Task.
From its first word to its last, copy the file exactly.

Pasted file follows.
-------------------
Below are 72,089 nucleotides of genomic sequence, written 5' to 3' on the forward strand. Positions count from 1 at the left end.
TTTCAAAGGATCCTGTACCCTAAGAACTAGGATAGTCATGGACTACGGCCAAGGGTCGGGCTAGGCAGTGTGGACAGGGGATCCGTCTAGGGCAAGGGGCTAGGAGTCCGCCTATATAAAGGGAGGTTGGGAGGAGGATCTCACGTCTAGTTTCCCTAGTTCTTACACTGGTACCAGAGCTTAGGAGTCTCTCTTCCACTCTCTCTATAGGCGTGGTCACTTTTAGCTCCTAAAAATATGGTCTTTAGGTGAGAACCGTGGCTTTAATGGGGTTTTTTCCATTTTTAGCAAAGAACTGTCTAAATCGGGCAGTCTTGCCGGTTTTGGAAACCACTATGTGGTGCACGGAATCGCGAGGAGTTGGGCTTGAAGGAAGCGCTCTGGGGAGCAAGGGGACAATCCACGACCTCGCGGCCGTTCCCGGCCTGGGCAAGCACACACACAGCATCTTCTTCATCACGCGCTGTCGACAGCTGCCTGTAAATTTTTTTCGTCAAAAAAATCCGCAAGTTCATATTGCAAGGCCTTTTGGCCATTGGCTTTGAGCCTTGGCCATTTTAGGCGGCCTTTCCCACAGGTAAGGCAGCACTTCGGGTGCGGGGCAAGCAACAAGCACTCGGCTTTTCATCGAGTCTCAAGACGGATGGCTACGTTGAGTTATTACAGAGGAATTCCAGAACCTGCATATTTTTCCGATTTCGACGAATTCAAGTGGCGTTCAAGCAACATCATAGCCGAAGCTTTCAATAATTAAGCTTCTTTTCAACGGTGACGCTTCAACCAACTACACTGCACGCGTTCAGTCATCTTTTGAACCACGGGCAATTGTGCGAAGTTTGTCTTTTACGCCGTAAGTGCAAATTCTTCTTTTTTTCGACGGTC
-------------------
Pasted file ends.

Below are 72,089 nucleotides of genomic sequence, written 5' to 3' on the forward strand. Positions count from 1 at the left end.
TTTCAAAGGATCCTGTACCCTAAGAACTAGGATAGTCATGGACTACGGCCAAGGGTCGGGCTAGGCAGTGTGGACAGGGGATCCGTCTAGGGCAAGGGGCTAGGAGTCCGCCTATATAAAGGGAGGTTGGGAGGAGGATCTCACGTCTAGTTTCCCTAGTTCTTACACTGGTACCAGAGCTTAGGAGTCTCTCTTCCACTCTCTCTATAGGCGTGGTCACTTTTAGCTCCTAAAAATATGGTCTTTAGGTGAGAACCGTGGCTTTAATGGGGTTTTTTCCATTTTTAGCAAAGAACTGTCTAAATCGGGCAGTCTTGCCGGTTTTGGAAACCACTATGTGGTGCACGGAATCGCGAGGAGTTGGGCTTGAAGGAAGCGCTCTGGGGAGCAAGGGGACAATCCACGACCTCGCGGCCGTTCCCGGCCTGGGCAAGCACACACACAGCATCTTCTTCATCACGCGCTGTCGACAGCTGCCTGTAAATTTTTTTCGTCAAAAAAATCCGCAAGTTCATATTGCAAGGCCTTTTGGCCATTGGCTTTGAGCCTTGGCCATTTTAGGCGGCCTTTCCCACAGGTAAGGCAGCACTTCGGGTGCGGGGCAAGCAACAAGCACTCGGCTTTTCATCGAGTCTCAAGACGGATGGCTACGTTGAGTTATTACAGAGGAATTCCAGAACCTGCATATTTTTCCGATTTCGACGAATTCAAGTGGCGTTCAAGCAACATCATAGCCGAAGCTTTCAATAATTAAGCTTCTTTTCAACGGTGACGCTTCAACCAACTACACTGCACGCGTTCAGTCATCTTTTGAACCACGGGCAATTGTGCGAAGTTTGTCTTTTACGCCGTAAGTGCAAATTCTTCTTTTTTTCGACGGTC